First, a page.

'Spiritual Strivings," the new show of works on paper by African American artists at the Pennsylvania Academy of the Fine Arts, doesn't sound as if it will be violent. But it opens with an assault, an image of urban terror that will stay with you even as you survey the more uplifting works that follow.
That work, Street Scene, a 1937 gouache by the great Jacob Lawrence, shows a monstrous yet oddly comical character wearing a Ku Klux Klan-like hood, a light blue shirt and shorts, wielding a cudgel, apparently attacking a black man who is lying on the ground. Also in the scene are a white woman with a baby, an ineffectual white man who might be a policeman, and three other figures. The black faces are painted so dark as to be almost featureless; they are invisible men. The white faces are exaggeratedly white and masklike.
Lawrence, who was only 20 when he painted Street Scene, later created epic multipaneled narrative works. Here he seems to be giving us a random shard of a story in which it is impossible to figure out what the characters are doing. The painting, a wonderful proto-pop synthesis of Piero della Francesca and the Sunday comics, is compelling enough to tempt viewers to puzzle it out. You soon realize, though, that while the specific story is elusive, the big picture is obvious: Relations between white Americans and African Americans are forever shadowed by a history of dehumanization and violence. What we are seeing is merely a detail.
The more than 70 prints, drawings, and watercolors that follow provide a partial chronicle of African American artists' responses to this baseline of horror in our history. In contrast to Lawrence's featureless figures, these works show us all kinds of faces - dignified, determined, radiant, joyous, expert, bone tired - each one clearly an individual worthy of respect.
All the works in the show are from the collection of Harmon and Harriet Kelley, of San Antonio. He is a physician; she has devoted herself to finding works for the collection and amassing an important archive documenting African American artists and their work. This is a collection that reflects passion and commitment rather than great wealth, and it contains many fine works that were out of fashion at the time they were acquired.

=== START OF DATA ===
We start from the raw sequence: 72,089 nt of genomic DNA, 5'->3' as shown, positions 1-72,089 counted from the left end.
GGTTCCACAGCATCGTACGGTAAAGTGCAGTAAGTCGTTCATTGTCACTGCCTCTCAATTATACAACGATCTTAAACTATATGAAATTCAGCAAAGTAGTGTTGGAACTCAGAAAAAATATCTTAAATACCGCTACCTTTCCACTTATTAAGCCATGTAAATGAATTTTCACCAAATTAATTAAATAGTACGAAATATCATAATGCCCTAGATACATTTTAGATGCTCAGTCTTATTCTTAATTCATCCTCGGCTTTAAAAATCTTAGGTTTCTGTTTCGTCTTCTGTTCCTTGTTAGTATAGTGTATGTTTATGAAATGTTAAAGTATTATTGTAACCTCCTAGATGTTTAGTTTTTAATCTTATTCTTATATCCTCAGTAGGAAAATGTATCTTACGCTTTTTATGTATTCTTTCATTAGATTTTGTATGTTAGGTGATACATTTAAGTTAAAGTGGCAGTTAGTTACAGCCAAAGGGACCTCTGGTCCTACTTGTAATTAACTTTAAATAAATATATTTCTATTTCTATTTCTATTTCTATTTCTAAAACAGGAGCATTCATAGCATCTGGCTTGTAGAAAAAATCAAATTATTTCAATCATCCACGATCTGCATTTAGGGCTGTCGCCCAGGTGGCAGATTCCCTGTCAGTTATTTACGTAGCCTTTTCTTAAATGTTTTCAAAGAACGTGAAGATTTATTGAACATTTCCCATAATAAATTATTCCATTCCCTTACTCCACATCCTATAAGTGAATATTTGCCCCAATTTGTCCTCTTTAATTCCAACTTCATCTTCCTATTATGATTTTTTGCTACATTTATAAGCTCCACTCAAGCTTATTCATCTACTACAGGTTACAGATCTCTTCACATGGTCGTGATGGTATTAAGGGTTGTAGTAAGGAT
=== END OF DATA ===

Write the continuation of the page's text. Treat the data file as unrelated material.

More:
The Kelleys want their collection to be seen. The current show is a version of one that has been traveling to museums across the country for seven years. (A show of prints and related materials donated to the academy by the artist Eldzier Cortor, who is represented in the Kelley collection, is being shown in a separate gallery through Aug. 31, also under the "Spiritual Strivings" rubric.)
Both Harmon and Harriet Kelley grew up in Texas when schools and public facilities were legally segregated, and are products of what were then all-black colleges. Harriet Kelley grew up on such a campus, where her father was a professor, in a household where she says European classical music was played constantly.
The collection includes distinguished works from 1900 to the present, but its heart is in the 1930s and 1940s. "If you like the true period in African American art, I think it starts in 1950 on back," Harmon Kelley says in an oral history included in the show's catalog. His reason is that in 1950, "they started painting like everyone else."
While such integration is arguably a mark of social progress, the focus on the black American experience just before the civil rights era is a strength of the collection. It does not tell the whole story, and the values it embodies are somewhat out of fashion, but it provides an inside view of a bygone cultural moment.
The academy's presentation of the works is uninspired: a huge gallery with the minimally labeled works lined up along the wall. It seems to be set up for school classes to be herded through. The works are grouped in vague categories, such as "Resistance," "Spirit," and "Labor," each introduced by a quotation from the Kelleys.
One of their most characteristic and memorable works is Street Car Scene, a 1945 lithograph by John Woodrow Wilson. Its central figure is an African American whose button identifies him as a Navy Yard worker, probably in Boston, where Wilson lived. Everyone else on the trolley is white, including the woman in the seat next to him; she holds a girl on her lap, who is, in turn, clutching a doll. Unlike in the Lawrence, there is no overt hostility. Everyone seems to be pretending he isn't there, though he seems to know he is being judged. (It's worth remembering that in much of the country, he would have been required to sit elsewhere.)
Newsboy, a 1937 drawing by Carl G. Hill, done when the artist was 17, is one of the Kelleys' newest and most compelling acquisitions. The central figure stands in the middle of a street, dwarfed by trucks and cars and buildings all around. But what we notice is the fluidity of his body, as he moves through the city with the apparently casual incisiveness of a Lester Young sax solo. Unlike many of the other figures in the exhibition, he is comfortable in his skin. He does not seem to be striving. He embodies another way of reacting to the horror Lawrence depicted. He is cool.
"Spiritual Strivings - The Harmon & Harriet Kelley Collection of African American Art: Works on Paper"
Where: Through Oct. 12 at the Pennsylvania Academy of the Fine Arts, Samuel M.V. Hamilton Building, 128 N. Broad St.
Hours: Tuesdays through Saturdays, 10 a.m.-5 p.m.; Sundays, 11 a.m.-5 p.m.; closed Mondays and legal holidays.
Admission: Adults, $15; seniors (60 and older) and students (with ID), $12; youths (13-18), $8; children and military personnel, free.
Information: 215-972-7600 or www.pafa.org.EndText